Civil society organisations Corruption Watch and Right2know will, on June 11 and 12, head to the Gauteng High Court in Pretoria to review and set aside the findings of the Seriti commission.

The commission, or Arms Procurement commission, was set up in 2011 by the then-minister of justice and constitutional development, Jeff Radebe, at the behest of former president Jacob Zuma to look into allegations of fraud, corruption, impropriety or irregularity in the Strategic Defence Procurement Packages more commonly known as the Arms Deal.

The arms deal saw the government acquiring, among other things, 26 Gripen jet fighters and 24 Hawk lead-in fighter trainer planes for the SA Air Force, as well as frigates and submarines for the SA Navy.

News24 previously reported on the six key findings of the arms deal commission.

Corruption Watch and Right2Know said in a statement that the court action came “after several years of dogged scrutiny of the flawed processes and ongoing efforts to hold those implicated in the alleged corruption in the arms deal accountable”.

It added that the organisations’ application argued that “the Seriti commission failed miserably to conduct the most routine of investigations, arriving at the implausible conclusion that there was no evidence of corruption in the arms deal”.

City Press previously reported that the key witnesses in the commission, Andrew Feinstein and Paul Holden, had disagreed with the report’s findings, claiming that “the commission deliberately ignored crucial documents and made only token efforts to get their hands on potentially damning evidence in the hands of foreign investigators”.

“It is not as though the evidence of corruption in the deal is either obtuse or difficult to access; they seem to have gone to great lengths to avoid accessing it,” said Feinstein who is a former ANC MP.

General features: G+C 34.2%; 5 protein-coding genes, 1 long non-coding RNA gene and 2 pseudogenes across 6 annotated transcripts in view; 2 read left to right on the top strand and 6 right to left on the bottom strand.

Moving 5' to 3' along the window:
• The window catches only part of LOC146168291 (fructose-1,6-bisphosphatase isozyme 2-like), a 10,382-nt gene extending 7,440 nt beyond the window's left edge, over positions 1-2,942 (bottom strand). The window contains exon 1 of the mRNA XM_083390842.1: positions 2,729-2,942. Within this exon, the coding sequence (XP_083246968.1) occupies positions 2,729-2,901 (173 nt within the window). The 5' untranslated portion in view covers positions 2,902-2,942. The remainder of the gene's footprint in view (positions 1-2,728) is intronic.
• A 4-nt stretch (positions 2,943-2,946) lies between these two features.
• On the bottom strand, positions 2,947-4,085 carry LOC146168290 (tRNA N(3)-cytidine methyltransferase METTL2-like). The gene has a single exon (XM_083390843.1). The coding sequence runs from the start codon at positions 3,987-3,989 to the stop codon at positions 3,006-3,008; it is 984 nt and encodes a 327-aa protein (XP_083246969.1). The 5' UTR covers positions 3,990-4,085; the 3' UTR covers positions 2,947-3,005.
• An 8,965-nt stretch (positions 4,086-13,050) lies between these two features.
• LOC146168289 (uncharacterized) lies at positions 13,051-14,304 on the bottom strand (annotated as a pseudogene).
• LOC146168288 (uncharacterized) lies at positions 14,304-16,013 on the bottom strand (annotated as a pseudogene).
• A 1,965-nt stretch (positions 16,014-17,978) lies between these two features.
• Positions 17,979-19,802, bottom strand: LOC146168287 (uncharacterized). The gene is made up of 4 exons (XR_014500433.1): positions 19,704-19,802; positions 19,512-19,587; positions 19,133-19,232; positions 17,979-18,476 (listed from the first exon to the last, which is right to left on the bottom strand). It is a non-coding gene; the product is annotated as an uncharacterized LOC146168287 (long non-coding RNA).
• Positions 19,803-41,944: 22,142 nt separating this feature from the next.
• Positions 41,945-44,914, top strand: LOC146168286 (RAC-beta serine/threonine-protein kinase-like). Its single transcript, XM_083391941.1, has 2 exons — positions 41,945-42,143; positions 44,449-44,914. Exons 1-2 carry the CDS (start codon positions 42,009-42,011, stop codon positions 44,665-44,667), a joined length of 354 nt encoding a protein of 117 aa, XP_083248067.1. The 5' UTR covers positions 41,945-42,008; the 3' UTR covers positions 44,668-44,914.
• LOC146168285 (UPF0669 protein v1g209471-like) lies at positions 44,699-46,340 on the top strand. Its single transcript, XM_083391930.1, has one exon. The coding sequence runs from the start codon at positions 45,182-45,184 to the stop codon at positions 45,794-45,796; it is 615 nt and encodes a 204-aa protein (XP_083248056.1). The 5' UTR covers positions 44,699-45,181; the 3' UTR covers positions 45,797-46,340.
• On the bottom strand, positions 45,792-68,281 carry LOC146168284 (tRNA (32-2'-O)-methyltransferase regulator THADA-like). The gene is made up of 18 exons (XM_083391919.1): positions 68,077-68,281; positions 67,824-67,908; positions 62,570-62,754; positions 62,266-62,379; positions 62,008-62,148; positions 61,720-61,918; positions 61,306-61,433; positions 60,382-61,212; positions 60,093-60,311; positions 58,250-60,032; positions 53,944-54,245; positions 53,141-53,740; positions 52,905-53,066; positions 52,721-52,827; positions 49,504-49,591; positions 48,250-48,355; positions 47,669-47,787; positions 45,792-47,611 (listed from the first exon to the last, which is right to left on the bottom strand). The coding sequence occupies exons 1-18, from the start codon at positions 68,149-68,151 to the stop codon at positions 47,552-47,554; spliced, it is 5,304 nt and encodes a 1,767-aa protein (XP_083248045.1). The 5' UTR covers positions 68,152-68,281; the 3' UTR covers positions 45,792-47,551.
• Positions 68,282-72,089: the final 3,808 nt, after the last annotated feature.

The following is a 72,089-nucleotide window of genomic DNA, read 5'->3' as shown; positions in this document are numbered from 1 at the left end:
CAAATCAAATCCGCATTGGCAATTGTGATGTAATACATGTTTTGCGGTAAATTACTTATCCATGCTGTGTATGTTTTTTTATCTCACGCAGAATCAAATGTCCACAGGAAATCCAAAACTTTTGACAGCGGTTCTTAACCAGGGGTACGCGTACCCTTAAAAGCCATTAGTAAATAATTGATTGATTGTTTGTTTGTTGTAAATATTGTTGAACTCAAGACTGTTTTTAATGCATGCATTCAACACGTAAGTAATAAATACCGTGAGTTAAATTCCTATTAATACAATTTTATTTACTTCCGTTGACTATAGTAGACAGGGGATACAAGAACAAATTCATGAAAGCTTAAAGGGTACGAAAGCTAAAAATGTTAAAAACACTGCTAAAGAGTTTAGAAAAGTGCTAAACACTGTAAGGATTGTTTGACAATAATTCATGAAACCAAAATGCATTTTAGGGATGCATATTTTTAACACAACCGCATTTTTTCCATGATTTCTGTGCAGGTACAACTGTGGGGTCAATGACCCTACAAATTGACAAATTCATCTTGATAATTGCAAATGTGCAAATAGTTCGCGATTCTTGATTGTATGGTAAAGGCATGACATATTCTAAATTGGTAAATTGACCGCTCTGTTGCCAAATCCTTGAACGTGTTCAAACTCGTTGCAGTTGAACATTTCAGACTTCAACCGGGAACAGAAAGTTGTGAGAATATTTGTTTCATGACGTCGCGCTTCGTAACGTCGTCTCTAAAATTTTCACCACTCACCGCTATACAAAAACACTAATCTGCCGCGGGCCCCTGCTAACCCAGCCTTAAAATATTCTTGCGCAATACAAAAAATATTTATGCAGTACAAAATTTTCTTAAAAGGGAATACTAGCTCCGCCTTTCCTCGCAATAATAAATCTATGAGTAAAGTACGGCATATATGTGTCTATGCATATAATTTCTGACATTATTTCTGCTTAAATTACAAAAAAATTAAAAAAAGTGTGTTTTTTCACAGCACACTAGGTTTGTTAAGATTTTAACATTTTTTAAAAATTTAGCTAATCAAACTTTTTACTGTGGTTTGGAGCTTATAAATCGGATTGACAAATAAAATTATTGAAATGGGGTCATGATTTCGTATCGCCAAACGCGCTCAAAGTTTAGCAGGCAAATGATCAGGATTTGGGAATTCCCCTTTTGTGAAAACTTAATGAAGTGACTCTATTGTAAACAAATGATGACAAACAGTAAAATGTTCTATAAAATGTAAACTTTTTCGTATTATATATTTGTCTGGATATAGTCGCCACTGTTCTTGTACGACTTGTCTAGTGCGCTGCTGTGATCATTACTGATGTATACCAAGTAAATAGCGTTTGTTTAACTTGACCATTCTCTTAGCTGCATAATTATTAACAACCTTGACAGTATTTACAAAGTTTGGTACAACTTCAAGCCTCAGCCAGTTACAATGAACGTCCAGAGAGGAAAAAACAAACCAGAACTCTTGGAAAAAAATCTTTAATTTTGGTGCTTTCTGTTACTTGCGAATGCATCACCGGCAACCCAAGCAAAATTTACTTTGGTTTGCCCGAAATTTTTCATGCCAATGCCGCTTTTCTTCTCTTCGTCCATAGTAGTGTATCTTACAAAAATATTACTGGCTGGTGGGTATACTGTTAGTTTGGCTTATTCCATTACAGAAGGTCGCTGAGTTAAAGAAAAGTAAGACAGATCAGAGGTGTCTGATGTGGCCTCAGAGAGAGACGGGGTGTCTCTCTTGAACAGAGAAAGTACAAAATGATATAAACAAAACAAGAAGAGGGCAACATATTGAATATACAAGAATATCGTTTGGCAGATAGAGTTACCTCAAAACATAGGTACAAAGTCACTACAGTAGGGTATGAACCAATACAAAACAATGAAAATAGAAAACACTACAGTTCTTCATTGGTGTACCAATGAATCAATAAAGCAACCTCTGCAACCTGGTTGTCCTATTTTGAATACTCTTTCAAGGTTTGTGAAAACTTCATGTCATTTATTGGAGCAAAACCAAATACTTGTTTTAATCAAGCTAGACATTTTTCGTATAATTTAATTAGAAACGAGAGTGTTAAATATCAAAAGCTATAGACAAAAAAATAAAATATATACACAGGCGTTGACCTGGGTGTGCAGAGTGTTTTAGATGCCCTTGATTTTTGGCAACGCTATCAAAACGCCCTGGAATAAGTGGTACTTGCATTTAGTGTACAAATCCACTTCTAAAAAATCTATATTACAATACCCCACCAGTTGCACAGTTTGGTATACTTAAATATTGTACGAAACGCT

Included in this are three shipping containers, filled with 460 boxes and 4.7 million pages, that have been languishing in the parking lot of the Hawks’ Silverton offices.

City Press revealed the existence of the shipping containers, which is full of potential evidence, in 2013. But at the time, the Seriti commission said that it would be too “time consuming and costly” to scan the documents.

The Presidency, in April this year, made it clear that it would not oppose the application, and would be willing to make submissions in court.

Corruption Watch and Right2Know argued that the case would highlight how the commission “failed to comply with its mandate” by misleading the public, ignoring evidence of corruption, failing to access information from abroad, failing to investigate serious allegations of corruption and failing to investigate new information was that was put before it.

The arms deal has most recently been in the news as Zuma is currently fending off corruption charges related to it. His legal team has applied for a permanent stay of prosecution in his corruption trial in the KwaZulu-Natal High Court in Pietermaritzburg.

Together with his co-accused, French arms dealer Thales, Zuma is attempting to stave off attempts to face trial for 783 questionable payments he allegedly received improperly in exchange for saying he would protect the company from possible future criminal prosecution.

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